Change Your Words.

I came across the following tip in a newsletter that I subscribe to. The newsletter is written by Chick Moorman and Thomas Haller and you can find a copy of it here.

Teacher Talk Tip

Change your words and you change your thoughts and perceptions. Change your thoughts and perceptions and you change your beliefs. Change your beliefs and you change your behaviors. Change your behaviors and you change the reaction you invite.

Possible words to change

Mistake….Learning opportunity

Detention….Responsibility room

Problem solving….Solution seeking

Field Trip….Adventure in learning

Study….Growing your mind

Rules….Healthy limits


This is taken from Teacher Talk: What It Really Means by Chick Moorman and although it is aimed at teachers, as a parent there is a lot that I can take from this approach.

The words on the right hand side do more accurately describe quite often what I am trying to communicate to my children. For example I do use the word consequences a bit and it does have a much greater intonation of “punishment”, when really I just need them to know that what happens next will be a direct OUTCOME of their behaviour. Even in my own mind these words bring up different images, so I am sure they would for my children.

The book itself also makes great suggestions on how to communicate openly and honestly with children. He looks at traditional techniques for managing children’s behaviour like highlighting children who are behaving well and explains:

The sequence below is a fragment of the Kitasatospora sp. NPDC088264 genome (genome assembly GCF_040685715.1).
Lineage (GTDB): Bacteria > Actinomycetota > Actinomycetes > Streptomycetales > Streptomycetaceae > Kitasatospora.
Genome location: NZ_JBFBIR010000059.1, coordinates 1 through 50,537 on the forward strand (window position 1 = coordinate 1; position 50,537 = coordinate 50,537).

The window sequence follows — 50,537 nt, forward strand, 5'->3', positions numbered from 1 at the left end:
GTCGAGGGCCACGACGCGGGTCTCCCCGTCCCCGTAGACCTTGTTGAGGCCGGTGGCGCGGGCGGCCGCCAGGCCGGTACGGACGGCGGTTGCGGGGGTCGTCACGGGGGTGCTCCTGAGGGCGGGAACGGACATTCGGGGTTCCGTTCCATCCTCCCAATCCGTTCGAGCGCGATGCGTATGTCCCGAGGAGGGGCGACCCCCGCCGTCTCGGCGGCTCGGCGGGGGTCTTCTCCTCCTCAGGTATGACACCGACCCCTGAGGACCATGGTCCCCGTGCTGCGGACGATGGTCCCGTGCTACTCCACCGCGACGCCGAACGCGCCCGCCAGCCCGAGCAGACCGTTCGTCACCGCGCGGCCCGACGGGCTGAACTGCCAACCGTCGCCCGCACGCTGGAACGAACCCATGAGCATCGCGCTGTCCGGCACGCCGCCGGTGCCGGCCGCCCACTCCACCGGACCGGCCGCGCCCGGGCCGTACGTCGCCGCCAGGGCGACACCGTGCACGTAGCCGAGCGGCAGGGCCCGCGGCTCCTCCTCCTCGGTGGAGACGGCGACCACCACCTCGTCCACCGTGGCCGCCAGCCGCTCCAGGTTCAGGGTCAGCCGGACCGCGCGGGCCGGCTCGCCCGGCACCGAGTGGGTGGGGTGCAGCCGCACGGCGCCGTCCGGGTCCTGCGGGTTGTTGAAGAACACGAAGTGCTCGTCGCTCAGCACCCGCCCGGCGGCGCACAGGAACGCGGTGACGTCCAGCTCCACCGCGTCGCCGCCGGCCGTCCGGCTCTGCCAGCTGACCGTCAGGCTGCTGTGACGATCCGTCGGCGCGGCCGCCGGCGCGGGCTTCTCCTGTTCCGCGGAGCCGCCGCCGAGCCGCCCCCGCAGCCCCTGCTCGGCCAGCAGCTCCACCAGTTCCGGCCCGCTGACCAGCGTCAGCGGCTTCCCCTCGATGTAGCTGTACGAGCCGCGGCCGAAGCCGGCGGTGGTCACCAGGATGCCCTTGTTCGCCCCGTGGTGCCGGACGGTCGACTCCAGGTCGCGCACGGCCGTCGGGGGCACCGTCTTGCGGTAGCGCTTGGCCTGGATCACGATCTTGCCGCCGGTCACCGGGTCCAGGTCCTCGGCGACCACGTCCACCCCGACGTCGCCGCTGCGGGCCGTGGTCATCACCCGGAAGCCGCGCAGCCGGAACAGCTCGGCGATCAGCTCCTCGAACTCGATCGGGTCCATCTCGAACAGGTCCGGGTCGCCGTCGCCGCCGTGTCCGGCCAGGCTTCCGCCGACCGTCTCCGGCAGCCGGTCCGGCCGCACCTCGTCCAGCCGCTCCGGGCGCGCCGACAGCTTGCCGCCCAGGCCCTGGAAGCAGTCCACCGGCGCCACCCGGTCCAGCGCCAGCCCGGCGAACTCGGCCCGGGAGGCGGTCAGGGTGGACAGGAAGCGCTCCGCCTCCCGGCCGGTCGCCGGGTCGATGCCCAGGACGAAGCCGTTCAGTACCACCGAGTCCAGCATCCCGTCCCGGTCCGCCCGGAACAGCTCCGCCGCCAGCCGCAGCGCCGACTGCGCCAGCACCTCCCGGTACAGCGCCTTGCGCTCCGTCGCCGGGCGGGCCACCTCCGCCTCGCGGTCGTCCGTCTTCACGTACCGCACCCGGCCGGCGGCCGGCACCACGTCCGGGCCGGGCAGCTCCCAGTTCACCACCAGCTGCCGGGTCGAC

“I like the way Linda is sitting” is not honest, direct communication. In fact the message is not even intended for Linda. It is intended for everyone else. Linda is being used to manipulate other students into behaving in a similar way. When you do this, you model indirect communication and manipulation.

I needed to refresh myself on how important my choice of words are when I am communicating with my kids. Sometimes I fall into the trap of blurting out what I am feeling instantly. Just like I would if I were talking to an adult, I think I need to pause for a few moments (and allow the intensity of the situation to dilute slightly!), gather my thoughts then speak.

I need to model this style of communication, because this I would like to show my children how to:

“speak in ways that encourage problem-solving rather than blame and punishment.”

Is this something you try to encourage in your kids? If so, how do you go about it and do the kids take it on board?